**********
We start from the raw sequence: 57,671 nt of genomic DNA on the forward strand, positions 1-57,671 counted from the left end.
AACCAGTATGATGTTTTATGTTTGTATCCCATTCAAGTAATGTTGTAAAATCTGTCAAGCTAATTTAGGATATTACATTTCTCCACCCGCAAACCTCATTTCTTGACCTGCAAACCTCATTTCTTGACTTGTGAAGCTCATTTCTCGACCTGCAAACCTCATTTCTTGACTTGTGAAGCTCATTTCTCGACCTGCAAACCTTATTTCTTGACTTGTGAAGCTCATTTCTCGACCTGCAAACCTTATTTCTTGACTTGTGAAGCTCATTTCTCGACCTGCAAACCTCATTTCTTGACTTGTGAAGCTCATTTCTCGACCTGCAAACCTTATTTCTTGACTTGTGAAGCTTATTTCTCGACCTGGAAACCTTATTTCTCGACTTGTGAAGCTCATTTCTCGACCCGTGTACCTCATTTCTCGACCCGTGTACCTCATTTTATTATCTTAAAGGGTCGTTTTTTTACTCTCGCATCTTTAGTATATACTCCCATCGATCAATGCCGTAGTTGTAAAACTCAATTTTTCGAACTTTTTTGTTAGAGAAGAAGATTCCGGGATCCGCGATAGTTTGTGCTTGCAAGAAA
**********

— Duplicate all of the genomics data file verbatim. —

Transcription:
We start from the raw sequence: 57,671 nt of genomic DNA on the forward strand, positions 1-57,671 counted from the left end.
AACCAGTATGATGTTTTATGTTTGTATCCCATTCAAGTAATGTTGTAAAATCTGTCAAGCTAATTTAGGATATTACATTTCTCCACCCGCAAACCTCATTTCTTGACCTGCAAACCTCATTTCTTGACTTGTGAAGCTCATTTCTCGACCTGCAAACCTCATTTCTTGACTTGTGAAGCTCATTTCTCGACCTGCAAACCTTATTTCTTGACTTGTGAAGCTCATTTCTCGACCTGCAAACCTTATTTCTTGACTTGTGAAGCTCATTTCTCGACCTGCAAACCTCATTTCTTGACTTGTGAAGCTCATTTCTCGACCTGCAAACCTTATTTCTTGACTTGTGAAGCTTATTTCTCGACCTGGAAACCTTATTTCTCGACTTGTGAAGCTCATTTCTCGACCCGTGTACCTCATTTCTCGACCCGTGTACCTCATTTTATTATCTTAAAGGGTCGTTTTTTTACTCTCGCATCTTTAGTATATACTCCCATCGATCAATGCCGTAGTTGTAAAACTCAATTTTTCGAACTTTTTTGTTAGAGAAGAAGATTCCGGGATCCGCGATAGTTTGTGCTTGCAAGAAA